Bill suggests that the Supreme Court, in agreeing to review suits between aliens under the ATS (and then disallowing them on various grounds), implicitly accepted the modern position. This suggestion is unpersuasive. In Sosa, the Supreme Court reasoned that the ATS “was meant to underwrite a narrow set of common law actions” and that it should be construed as authorizing the federal courts to develop causes of action for a “modest number” of modern customary international law violations. In other words, the federal common law applied in ATS cases is supported by a congressional enactment—a position that, as we explained in our original article, is consistent with how federal common law normally works, and is a far cry from the claim of the modern position that customary international law operates as self-executing federal common law in the absence of congressional authorization. (Lest there be any doubt on this point, the Court subsequently explained in Kiobel v. Royal Dutch Petroleum that the issue was whether Congress “intended federal common law under the ATS.”)
As we noted in a 2007 article with David Moore, the Supreme Court’s reliance in Sosa on statutory authorization for applying customary international law in the ATS context—and its emphasis on the many separation of powers reasons for “caution” in implementing causes of action under the ATS—should be seen as a repudiation of the modern position, which, again, contends that no statutory authorization is needed. So too should the Court’s explanation that federal common law is limited to “interstitial areas” and generally depends on “legislative guidance.” Consistent with that view, the Court cited the U.S. non-self-execution declaration to the International Covenant on Civil and Political Rights as a reason not to rely on that treaty in developing federal common law. It also stated that the “affirmative authority” for a precisely defined cause of action in the TVPA “is confined to specific subject matter” and would not support “judicial creativity” beyond its terms. And the Court noted the possibility of “case-specific deference to the political branches” in deciding whether to allow suits under the ATS. All of these observations are inconsistent with the modern position.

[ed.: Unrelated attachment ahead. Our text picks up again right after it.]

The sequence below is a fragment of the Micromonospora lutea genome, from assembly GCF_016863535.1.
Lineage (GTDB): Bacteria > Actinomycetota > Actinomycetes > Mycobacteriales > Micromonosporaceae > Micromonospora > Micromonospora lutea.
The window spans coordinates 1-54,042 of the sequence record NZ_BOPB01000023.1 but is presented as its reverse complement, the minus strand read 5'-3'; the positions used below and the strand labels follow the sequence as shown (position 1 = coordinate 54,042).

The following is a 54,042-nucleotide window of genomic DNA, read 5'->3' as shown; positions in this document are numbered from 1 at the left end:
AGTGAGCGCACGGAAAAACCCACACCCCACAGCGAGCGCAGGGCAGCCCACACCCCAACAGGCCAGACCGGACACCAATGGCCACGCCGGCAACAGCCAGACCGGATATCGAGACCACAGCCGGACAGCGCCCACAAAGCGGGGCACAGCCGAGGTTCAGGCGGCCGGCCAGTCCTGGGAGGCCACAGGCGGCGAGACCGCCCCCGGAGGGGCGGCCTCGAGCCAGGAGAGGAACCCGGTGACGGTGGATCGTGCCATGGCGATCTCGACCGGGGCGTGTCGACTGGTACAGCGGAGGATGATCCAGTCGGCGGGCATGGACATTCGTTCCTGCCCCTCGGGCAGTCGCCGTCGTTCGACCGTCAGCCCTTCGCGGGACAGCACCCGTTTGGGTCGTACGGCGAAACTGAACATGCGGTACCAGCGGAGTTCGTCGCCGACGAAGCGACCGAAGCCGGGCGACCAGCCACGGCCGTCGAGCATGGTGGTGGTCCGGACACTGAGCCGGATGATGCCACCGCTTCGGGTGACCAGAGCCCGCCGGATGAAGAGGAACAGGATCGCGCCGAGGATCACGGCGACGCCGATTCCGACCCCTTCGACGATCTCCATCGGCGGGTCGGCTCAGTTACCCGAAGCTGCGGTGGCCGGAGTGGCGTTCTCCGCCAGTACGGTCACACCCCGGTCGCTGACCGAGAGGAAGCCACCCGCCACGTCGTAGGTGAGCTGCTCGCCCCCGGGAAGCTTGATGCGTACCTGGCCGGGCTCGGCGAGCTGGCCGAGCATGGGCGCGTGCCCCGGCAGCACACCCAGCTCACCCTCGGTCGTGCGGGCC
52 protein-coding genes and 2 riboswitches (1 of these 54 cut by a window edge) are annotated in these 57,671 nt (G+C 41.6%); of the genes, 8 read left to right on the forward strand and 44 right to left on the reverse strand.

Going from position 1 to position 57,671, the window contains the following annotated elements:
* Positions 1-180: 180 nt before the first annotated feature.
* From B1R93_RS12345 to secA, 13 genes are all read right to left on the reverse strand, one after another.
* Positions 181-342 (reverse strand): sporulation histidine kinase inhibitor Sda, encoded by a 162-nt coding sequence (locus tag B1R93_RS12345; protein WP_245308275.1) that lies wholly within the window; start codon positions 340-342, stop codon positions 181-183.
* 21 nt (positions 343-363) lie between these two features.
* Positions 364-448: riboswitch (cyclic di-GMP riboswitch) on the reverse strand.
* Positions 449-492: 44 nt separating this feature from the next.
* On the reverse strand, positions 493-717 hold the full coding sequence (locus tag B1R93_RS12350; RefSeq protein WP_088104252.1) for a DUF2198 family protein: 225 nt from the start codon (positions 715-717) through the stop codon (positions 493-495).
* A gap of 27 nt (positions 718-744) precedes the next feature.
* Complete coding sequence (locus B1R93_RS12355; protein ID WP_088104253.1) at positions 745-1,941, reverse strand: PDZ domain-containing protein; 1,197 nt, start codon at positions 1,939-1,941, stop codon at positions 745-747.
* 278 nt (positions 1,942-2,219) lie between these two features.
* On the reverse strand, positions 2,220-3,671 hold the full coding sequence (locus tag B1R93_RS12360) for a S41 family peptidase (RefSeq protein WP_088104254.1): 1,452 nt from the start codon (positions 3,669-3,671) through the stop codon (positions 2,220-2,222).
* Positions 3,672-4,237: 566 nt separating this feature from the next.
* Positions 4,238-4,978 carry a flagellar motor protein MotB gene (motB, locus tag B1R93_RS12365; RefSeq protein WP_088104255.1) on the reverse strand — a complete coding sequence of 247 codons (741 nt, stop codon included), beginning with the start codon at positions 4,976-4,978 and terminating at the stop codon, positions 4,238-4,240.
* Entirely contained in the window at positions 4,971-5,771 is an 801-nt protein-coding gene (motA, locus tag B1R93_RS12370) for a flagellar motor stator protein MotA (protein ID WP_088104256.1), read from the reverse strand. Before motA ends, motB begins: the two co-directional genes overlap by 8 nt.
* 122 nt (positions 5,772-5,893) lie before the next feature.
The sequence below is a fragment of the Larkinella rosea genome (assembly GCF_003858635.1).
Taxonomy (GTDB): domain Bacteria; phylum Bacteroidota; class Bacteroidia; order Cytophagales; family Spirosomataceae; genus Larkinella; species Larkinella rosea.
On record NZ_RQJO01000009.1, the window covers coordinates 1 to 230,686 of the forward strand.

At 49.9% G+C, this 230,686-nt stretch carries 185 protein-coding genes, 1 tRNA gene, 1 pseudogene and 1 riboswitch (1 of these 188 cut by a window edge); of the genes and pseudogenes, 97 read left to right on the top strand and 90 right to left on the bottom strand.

Furthermore, as Bill notes, the Court in Sosa suggested in a footnote that claims under customary international law could not be brought under the federal question jurisdiction statute, 28 U.S.C. § 1331. This conclusion, too, is an implicit rejection of the modern position. If customary international law were in fact federal law for purposes of Article III of the Constitution, as proponents of the modern position claim, it is not clear why it would not also be federal law for purposes of Section 1331, at least when it serves as the basis for the plaintiff’s case. The Supreme Court, after all, has made clearthat federal law for purposes of Section 1331 includes federal common law. And, except for the well-pleaded complaint rule, federal question jurisdiction under Article III and Section 1331 largely track each other.
Other Developments that Undercut the Modern Position
Other aspects of Supreme Court and lower court practice are also at odds with the modern position. For example, on separation of powers grounds the Supreme Court has grown increasingly skeptical about federal common law that is not tethered to enacted law. For similar reasons, it has been skeptical about implied statutory rights of action, and it has refused for decades to recognize new judicially developed damage claims for constitutional violations. Even more significantly, despite the fact that treaties are expressly approved by the President and the Senate and are mentioned in the Supremacy Clause, the Supreme Court has been very strict about the conditions under which treaties are to be applied as self-executing federal law. It is implausible to suggest that, even though treaties are self-executing only in limited circumstances, all of customary international law—which is often based on, and substantially overlaps with, treaties, but which lacks their democratic sanction—is self-executing federal law.